BibTex format

author = {Huang, X and Restuccia, F and Gramola, M and Rein, G},
doi = {10.1016/j.combustflame.2016.01.017},
journal = {Combustion and Flame},
pages = {393--402},
title = {Experimental study of the formation and collapse of an overhang in the lateral spread of smouldering peat fires},
url = {},
volume = {168},
year = {2016}

RIS format (EndNote, RefMan)

AB - Smouldering combustion is the driving phenomenon of wildfires in peatlands, and is responsible for large amounts of carbon emissions and haze episodes world wide. Compared to flaming fires, smouldering is slow, low-temperature, flameless, and most persistent, yet it is poorly understood. Peat, as a typical organic soil, is a porous and charring natural fuel, thus prone to smouldering. The spread of smouldering peat fire is a multidimensional phenomenon, including two main components: in-depth vertical and surface lateral spread. In this study, we investigate the lateral spread of peat fire under various moisture and wind conditions. Visual and infrared cameras as well as a thermocouple array are used to measure the temperature profile and the spread rate. For the first time the overhang, where smouldering spreads fastest beneath the free surface, is observed in the laboratory, which helps understand the interaction between oxygen supply and heat losses. The periodic formation and collapse of overhangs is observed. The overhang thickness is found to increase with moisture and wind speed, while the spread rate decreases with moisture and increases with wind speed. A simple theoretical analysis is proposed and shows that the formation of overhang is caused by the spread rate difference between the top and lower peat layers as well as the competition between oxygen supply and heat losses.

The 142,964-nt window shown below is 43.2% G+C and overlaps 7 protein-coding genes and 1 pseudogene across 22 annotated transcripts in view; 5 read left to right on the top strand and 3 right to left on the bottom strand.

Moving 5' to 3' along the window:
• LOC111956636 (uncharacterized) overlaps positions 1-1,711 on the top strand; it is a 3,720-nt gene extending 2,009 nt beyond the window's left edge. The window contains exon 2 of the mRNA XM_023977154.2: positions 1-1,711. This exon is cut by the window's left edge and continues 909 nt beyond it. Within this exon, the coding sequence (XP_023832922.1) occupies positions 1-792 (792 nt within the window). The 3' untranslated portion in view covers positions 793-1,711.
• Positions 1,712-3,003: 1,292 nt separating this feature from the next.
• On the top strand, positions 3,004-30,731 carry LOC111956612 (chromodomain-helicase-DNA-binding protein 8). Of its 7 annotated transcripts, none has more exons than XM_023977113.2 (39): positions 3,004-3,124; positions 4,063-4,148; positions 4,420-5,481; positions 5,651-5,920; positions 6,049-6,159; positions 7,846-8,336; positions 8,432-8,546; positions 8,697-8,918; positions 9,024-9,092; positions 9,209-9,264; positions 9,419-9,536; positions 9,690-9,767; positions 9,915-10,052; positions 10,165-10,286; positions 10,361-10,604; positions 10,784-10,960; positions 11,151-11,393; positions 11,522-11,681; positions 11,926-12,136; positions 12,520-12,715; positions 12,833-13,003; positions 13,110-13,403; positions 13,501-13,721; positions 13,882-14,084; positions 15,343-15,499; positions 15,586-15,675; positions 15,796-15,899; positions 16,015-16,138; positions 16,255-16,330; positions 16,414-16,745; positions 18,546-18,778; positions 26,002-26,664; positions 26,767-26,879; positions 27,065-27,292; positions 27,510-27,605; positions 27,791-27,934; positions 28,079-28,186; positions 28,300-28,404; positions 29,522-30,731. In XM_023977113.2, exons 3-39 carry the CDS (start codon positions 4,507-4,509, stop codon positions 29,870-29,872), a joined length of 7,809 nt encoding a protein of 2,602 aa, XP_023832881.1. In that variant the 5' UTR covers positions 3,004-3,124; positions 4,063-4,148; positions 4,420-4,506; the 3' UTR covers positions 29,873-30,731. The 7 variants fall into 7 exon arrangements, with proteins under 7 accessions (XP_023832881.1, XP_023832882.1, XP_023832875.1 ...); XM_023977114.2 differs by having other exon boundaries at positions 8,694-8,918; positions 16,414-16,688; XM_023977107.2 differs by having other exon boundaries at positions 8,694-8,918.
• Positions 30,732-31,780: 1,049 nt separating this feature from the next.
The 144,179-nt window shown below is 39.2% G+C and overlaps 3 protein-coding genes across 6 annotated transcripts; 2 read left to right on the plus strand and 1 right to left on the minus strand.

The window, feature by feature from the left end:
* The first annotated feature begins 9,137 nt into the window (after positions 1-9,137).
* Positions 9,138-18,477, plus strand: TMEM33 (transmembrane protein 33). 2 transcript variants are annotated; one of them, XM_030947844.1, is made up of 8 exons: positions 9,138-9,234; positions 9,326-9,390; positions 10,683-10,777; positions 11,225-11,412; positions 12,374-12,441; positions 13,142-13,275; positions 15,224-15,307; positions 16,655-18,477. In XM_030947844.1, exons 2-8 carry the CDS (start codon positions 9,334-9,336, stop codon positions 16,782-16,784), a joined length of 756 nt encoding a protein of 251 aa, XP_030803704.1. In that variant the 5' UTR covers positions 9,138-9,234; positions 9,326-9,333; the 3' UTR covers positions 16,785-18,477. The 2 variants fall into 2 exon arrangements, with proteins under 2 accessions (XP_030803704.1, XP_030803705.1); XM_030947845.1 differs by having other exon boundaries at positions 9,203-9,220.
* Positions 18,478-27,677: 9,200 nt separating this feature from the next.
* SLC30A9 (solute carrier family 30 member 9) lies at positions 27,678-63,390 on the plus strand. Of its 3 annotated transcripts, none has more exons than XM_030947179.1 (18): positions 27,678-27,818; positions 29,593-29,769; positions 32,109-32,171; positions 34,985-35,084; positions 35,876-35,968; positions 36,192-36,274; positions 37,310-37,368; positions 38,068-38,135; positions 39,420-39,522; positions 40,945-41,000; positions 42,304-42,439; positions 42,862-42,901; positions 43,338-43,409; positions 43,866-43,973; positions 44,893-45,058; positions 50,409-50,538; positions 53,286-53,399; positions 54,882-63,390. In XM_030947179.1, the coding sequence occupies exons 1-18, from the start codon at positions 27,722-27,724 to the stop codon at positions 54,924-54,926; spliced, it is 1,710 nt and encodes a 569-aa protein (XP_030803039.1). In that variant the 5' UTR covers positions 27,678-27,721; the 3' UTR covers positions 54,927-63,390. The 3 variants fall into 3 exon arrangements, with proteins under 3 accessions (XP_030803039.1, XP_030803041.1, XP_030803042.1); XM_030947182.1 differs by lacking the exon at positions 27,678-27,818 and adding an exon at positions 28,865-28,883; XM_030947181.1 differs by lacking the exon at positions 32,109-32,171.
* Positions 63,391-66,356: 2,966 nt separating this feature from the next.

AU - Huang,X
AU - Restuccia,F
AU - Gramola,M
AU - Rein,G
DO - 10.1016/j.combustflame.2016.01.017
EP - 402
PY - 2016///
SN - 0010-2180
SP - 393
TI - Experimental study of the formation and collapse of an overhang in the lateral spread of smouldering peat fires
T2 - Combustion and Flame
UR -
UR -
UR -
VL - 168
ER -